25% Possum, 65% Merino, 10% Silk
Count: 90/2 TEX ca 11'400m/kg
This is a firmly twisted yarn, ideal for fine weaving in warp and/or weft for scarves, shawls, clothing material and lots more. Sett depending on weave structure between 20 - 28 epi. Also available in a natural/oatmealy colour as well as black
Price for 250 gr cones $ 40, also available in Natural and Black
Some Information about the Possum
Throughout New Zealand the Brush tail possum (introduced in the 1800’s) has become a destructive pest and not the protected species it is in it’s native Australia. It has no natural enemies here and has multiplied to alarming numbers. The government actively encourages all efforts to rid our forests of this marsupial. Millions of dollars are spent annually on trapping efforts throughout the country. The government applauds any new venture that can contribute to the decrease in the Possum numbers.
I must advise you, that the fur is harvested from a creature that is not alive. If this fact disturbs you then perhaps you should also be aware that these furry destroyers munch their way through an estimated 21’000 tonnes of forest vegetation each and every night of the week. They are picky eaters and will strip a tree of its young tender shoots, leaves and ripest berries in such large numbers that this action defoliates the forest to such an extend that it is unable to recover and the canopy dies. This in turn allows the winds in to further uproot trees. Loss of vegetation then allows erosion and slipping of the soil to occur. If this weren’t bad enough, the possum has extended its diet to include the chicks and eggs of our native birds. It has even been filmed attacking larger adult birds – these had possibly been weakened by starvation.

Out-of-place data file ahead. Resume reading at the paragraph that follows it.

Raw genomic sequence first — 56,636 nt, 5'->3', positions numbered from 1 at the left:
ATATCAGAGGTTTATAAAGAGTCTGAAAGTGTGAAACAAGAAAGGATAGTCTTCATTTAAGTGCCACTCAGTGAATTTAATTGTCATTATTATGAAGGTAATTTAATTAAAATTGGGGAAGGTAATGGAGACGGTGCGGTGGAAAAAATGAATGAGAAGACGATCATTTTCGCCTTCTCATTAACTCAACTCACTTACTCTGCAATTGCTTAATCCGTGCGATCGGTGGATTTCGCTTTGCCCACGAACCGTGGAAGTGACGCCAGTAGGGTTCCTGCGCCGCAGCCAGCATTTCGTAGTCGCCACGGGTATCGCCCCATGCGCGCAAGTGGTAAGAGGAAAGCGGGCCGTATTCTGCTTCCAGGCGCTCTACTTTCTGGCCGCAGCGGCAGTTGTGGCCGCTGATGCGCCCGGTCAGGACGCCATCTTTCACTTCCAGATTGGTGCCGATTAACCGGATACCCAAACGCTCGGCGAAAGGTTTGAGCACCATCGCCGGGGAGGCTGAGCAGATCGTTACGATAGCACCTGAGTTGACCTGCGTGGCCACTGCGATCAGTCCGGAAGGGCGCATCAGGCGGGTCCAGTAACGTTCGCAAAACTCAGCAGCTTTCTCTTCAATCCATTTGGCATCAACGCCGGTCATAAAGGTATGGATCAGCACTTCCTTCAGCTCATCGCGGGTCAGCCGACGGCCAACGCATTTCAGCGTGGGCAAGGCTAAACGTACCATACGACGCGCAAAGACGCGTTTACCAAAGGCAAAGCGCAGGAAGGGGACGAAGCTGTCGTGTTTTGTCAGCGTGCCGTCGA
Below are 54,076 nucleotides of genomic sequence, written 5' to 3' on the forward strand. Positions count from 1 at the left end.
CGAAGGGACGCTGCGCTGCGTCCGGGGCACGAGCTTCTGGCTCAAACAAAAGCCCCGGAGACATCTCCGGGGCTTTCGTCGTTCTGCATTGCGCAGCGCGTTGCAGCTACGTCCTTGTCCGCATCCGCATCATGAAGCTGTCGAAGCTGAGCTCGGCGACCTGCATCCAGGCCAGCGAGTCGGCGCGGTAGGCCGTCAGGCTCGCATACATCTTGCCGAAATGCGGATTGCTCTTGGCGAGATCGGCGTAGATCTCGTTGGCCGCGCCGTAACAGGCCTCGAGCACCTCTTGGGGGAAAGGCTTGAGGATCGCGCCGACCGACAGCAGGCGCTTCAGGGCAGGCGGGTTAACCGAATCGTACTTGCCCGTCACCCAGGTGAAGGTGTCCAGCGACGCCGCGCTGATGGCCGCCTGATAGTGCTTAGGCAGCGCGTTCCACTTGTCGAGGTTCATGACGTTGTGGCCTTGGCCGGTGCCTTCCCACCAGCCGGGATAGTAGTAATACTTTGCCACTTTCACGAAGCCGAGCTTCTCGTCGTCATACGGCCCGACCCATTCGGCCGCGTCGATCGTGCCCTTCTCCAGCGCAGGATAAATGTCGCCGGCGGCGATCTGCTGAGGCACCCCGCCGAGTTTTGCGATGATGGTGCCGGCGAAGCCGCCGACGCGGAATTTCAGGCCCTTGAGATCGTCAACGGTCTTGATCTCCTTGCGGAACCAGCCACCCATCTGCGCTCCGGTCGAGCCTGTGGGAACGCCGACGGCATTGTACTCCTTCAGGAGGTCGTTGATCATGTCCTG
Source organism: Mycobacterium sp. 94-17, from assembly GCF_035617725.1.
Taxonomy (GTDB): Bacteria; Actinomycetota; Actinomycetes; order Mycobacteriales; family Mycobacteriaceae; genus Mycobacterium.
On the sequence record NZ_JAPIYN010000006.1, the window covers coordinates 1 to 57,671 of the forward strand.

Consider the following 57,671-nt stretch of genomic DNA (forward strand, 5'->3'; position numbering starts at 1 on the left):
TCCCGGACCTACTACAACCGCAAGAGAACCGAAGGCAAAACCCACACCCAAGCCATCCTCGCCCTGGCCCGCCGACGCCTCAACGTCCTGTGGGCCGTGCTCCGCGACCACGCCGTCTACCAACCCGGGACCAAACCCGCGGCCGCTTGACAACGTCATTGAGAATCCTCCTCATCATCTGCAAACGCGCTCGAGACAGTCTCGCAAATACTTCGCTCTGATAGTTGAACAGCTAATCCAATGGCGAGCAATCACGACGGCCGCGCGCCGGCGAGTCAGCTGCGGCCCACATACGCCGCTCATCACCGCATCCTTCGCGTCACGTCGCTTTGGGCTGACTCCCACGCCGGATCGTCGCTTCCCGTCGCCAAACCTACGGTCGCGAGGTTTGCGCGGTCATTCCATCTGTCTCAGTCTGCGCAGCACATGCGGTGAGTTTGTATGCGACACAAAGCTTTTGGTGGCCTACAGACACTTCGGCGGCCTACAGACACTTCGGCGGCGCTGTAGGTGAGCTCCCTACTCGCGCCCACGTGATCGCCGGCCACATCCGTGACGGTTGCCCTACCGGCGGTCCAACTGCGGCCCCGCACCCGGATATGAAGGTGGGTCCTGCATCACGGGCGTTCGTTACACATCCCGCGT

Now well established in many urban areas too, they have also become a scourge of domestic gardeners up and down the country as they have shown a particular liking for many ornamental and cultivated plants and fruit trees.
What makes Possum such a desirable fur?
Fluffy and lightweight the fur has a fine, soft silky feel. Even the outer fur is so soft that is has an almost nil prickle factor. If you part the fur on a possum pelt, you would notice that it has a crimp, much like that on some sheep fleeces. An individual fibre on the pelt does not easily separate from it’s neighbour.
Exam a fibre under a microscope, and I’m told that each shaft has a series of large scales which help it to grip it’s neighbour. Seen in cross section, the fibre has a hollow core which means that this type of fur has unique thermal properties.
For us, luxuriously soft Possum fur garments (even those with a low fur content) are warmer, easier to dry and much lighter to wear than currently used fibres. It stands to reason therefore, that products using it have the potential to appeal to those in the fashion, sporting and health industries.
The hollow core however also means that the fur does not dye readily. The yarns which are a blend of Possum fur and Merino wool (and some of them with silk as well), have a distinctive dark undertone. This is due to the fact that the Merino yarn (and the silk) readily take on the dye while the Possum remains relatively unaffected.
Possum fur is too short to be used alone and has to be blended with a carrier yarn. Commercially, very fine NZ Merino wool has been chosen as the best “carrier” as it has a long, fine, silky staple which compliments the fur beautifully